Throughout the Cold War the collection of useful analog telecommunications on the Soviet Union and its Allies was a difficult task. It was possible to use what many called the “vacuum cleaner” on those few signals that were accessible because the amount of data that they carried was quite manageable. The same was true for the collection of international communications mostly in the form of Telex Communications (telegraphic printer). This was under what Jim Bamford has called the “Echelon Program” and it produced considerably more data, but it was still manageable. From the standpoint of the analysts, thanks to early automation, it was still fairly easy to tailor the available information to subjects that fell under existing intelligence requirements.
When the Arpanet was created in the mid-1980, many in the IC saw its potential as a game changer. By mid-1990 Arpanet had transformed into the Internet and the Age of Digital Communications became a reality. Unfortunately the NSA decided that the collection strategy that served it so well during the Cold War would work just as well in the this new age.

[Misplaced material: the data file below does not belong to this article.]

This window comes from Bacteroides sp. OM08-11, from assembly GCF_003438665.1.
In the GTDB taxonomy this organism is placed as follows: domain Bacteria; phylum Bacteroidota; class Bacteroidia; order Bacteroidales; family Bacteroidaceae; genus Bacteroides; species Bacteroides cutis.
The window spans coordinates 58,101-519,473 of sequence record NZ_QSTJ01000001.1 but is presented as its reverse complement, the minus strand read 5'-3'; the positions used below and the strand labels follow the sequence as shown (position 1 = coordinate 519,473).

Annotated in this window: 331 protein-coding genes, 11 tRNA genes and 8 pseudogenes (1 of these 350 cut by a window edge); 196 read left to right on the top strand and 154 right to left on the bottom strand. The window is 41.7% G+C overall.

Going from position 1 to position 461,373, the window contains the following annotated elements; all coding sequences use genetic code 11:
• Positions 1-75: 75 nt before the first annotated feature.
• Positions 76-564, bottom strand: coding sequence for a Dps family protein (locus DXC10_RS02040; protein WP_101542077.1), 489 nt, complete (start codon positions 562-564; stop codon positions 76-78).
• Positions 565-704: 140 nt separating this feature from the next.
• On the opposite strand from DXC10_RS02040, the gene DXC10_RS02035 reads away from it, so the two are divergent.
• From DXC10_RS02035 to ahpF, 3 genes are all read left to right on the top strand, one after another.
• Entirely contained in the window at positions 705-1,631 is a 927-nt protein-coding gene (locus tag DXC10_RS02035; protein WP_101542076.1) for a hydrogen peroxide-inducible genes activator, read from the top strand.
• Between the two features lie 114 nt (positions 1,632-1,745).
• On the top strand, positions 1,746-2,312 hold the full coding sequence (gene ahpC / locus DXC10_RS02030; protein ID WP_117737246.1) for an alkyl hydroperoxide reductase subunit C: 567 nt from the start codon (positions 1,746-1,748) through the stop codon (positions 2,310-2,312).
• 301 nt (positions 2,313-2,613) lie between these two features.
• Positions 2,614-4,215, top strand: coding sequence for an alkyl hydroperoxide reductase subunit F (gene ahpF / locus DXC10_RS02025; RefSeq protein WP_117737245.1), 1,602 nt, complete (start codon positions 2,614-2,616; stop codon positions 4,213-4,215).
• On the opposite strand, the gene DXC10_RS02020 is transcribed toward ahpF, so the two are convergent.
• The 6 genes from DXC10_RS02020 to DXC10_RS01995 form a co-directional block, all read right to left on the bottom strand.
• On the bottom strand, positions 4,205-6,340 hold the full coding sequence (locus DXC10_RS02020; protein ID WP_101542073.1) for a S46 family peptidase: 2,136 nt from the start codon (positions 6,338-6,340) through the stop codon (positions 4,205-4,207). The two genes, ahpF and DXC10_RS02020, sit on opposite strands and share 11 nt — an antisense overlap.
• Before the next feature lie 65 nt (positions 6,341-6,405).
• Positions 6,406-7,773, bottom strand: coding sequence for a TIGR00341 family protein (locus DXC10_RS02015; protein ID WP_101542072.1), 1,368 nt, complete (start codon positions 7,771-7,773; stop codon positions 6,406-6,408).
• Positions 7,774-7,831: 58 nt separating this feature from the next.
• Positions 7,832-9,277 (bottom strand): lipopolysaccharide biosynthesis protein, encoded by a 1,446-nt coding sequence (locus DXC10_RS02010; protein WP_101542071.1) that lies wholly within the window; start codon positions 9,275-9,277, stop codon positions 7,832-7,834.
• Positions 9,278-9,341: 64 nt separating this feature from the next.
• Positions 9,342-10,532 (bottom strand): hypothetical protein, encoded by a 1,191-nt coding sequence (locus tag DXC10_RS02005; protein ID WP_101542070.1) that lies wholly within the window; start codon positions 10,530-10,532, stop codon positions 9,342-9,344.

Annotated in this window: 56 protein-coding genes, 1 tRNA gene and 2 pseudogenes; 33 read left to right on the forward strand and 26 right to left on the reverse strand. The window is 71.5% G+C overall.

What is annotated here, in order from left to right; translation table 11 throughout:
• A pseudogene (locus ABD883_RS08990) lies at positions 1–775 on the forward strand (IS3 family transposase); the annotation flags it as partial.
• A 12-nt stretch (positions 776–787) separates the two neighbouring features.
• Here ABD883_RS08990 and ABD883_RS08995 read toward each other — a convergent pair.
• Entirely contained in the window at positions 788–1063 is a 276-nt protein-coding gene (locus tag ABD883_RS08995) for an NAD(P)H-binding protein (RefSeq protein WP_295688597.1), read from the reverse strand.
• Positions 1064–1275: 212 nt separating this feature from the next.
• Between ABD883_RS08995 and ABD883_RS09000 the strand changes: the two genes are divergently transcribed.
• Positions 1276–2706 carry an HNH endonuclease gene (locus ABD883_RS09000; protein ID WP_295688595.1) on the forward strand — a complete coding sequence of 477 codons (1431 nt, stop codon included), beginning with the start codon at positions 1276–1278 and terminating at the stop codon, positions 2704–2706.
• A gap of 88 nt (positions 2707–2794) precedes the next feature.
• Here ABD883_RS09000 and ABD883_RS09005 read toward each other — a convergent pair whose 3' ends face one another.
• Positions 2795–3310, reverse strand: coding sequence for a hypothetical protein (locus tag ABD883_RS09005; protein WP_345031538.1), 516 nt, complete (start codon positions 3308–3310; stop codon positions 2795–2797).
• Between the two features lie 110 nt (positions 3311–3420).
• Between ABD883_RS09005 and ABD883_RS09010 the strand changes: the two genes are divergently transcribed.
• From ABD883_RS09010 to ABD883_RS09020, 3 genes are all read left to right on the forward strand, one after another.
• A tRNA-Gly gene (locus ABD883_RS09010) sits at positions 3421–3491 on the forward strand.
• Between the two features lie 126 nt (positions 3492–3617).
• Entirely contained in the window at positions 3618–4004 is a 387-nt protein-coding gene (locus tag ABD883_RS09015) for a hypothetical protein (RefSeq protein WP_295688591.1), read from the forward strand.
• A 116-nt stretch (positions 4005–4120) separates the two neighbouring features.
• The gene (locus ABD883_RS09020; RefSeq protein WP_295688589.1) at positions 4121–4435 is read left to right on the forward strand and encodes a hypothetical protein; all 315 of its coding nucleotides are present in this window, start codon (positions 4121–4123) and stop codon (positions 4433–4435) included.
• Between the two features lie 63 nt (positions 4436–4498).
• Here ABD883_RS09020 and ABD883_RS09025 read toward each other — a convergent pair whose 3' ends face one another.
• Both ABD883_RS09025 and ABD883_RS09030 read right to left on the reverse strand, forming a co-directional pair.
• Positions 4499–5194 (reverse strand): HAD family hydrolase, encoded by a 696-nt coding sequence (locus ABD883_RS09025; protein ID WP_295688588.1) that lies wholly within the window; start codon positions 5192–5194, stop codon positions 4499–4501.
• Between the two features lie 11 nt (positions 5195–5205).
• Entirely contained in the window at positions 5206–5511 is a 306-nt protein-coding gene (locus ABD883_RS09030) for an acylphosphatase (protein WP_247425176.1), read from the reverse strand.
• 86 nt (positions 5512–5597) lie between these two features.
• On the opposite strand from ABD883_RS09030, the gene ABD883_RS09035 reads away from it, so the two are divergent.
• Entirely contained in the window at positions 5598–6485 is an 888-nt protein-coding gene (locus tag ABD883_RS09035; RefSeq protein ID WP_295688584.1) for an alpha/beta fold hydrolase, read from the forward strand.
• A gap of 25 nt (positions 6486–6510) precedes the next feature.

To his credit, General Kenneth Minihan (USAF ret.), who was Director of NSA from 1996-1999, saw that this was a strategy for disaster and sought to bring NSA into the digital age and the 21st Century. He failed to achieve this because of active resistance on the part of his subordinate managers from his Deputy Director on down.
As a result when he was replaced by General Mike Hayden (USAF ret,), the director from 1999 to 2005, Hayden repeatedly told both his subordinates and the U.S. Congress that NSA was found to be “drowning in data.” The solution to this obvious problem was originally proposed by General Minihan namely to develop a suite of information management systems that would harness the increasing power of automated processors (i.e. computers) to process and sort the the data as it was collected, store what appeared useful and reject that which was not, organize the useful data into retrievable batches, and make it easily available to language and research analysts. This was the purpose of the failed Project called “Trailblazer” and represents the goal of several subsequent and equally unsuccessful projects.